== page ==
Warren Buffett buys 63 newspapers, we scratch our heads
About two weeks ago, Berkshire Hathaway CEO Warren Buffett bought 63 newspapers from Media General, a news company that operates throughout the US Southeast. The purchase has gotten a lot of criticism, as you can imagine, and some praise too. Let’s dissect the argument.
The papers themselves are small locals, and Buffett has said he wants to focus on local reporting. Fair enough.
Our future depends on remaining the primary source of information in certain subjects of great importance to our readers. Technological change has caused us to lose primacy in various key areas, including national news, national sports, stock quotations and employment opportunities. So be it. Our job is to reign supreme in matters of local importance.
Buffett knows that much of what traditionally made a newspaper a newspaper – the classifieds, funnies, world news – is now free and online. So he’s wants to lean on local issues that only a local paper will cover. There’s got to be a market for that, right?
And he wants to charge for online content, probably:
We must rethink the industry’s initial response to the Internet. The original instinct of newspapers then was to offer free in digital form what they were charging for in print. This is an unsustainable model and certain of our papers are already making progress in moving to something that makes more sense.
But he’s missing something, according to the critics. Namely, that you can’t expect subscriptions or paywalls to finance a paper.
writes Clay Shirky:
He makes much of drops in print readership, but circulation has not been strongly correlated with revenue for two decades now.
Buffett expects that quality reporting will boost readership, boost sales, and then boost business. But it’s not that simple.
Shirky goes on:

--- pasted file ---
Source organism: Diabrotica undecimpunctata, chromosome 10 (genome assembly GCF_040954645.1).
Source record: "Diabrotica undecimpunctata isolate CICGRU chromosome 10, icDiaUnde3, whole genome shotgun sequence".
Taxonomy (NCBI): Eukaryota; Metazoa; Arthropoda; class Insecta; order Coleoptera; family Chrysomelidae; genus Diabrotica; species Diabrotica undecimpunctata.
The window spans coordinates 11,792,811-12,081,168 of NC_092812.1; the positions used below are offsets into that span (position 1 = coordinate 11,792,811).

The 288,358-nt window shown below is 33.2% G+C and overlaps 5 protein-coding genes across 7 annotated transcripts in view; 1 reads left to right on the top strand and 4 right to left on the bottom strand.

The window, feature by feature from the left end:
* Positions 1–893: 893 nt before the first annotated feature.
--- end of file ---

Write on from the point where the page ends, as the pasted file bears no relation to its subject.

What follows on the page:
Reading the letter, you’d never know that papers make most of their money from companies, not citizens, and have done for the better part of two centuries. It is disruptive competition for ad dollars, not changing reader engagement, that has sent the industry into a tailspin.
FJP: The jury’s still out on paywalls, but if they only sort-of work for the New York Times, then their adoption by a paper in a town of 10,000 doesn’t incite our confidence.
Matthew Ingram of GigaOm puts it well: newspapers have changed. The internet has most of what a paper has always had, and makes it easier to find. And the ad money, which has always financed the news, has followed our collective attention away from print.
The real business of a newspaper has been to aggregate content — news, but also comics and horoscopes and classifieds and lifestyle tips — as a way of capturing the attention of readers, and then sell that attention to advertisers. And the problem for newspapers, both hyper-local and national, is that advertisers are no longer as interested in that arrangement as they used to be. Much of the attention that they seek to monetize has gone elsewhere, to websites and services like Facebook — especially the attention of younger readers with disposable income.
But Warren Buffett is a business man, and as one of the world’s most successful investors, it’s not surprising that he’s not in much danger of losing money.
via Devin Leonard:
Yet it’s also important to look at the price Berkshire is paying for the Media General papers. As recently as six years ago, newspaper companies sold for more than 9 times Ebitda (earnings before interest, taxes, depreciation, and amortization). Bank of America Merrill Lynch’s Stephen Weiss writes today that Buffett’s company paid around 4 times Ebitda for the Media General assets.
At that low price, Berkshire Hathaway could make a nice return on its money. As the Wall Street Journalreported earlier this month, it has done surprisingly well since purchasing the debt last November of Lee Enterprises, another troubled newspaper publisher, from Goldman Sachs.
And there you have it, for now.
Image: Fiscal Muses.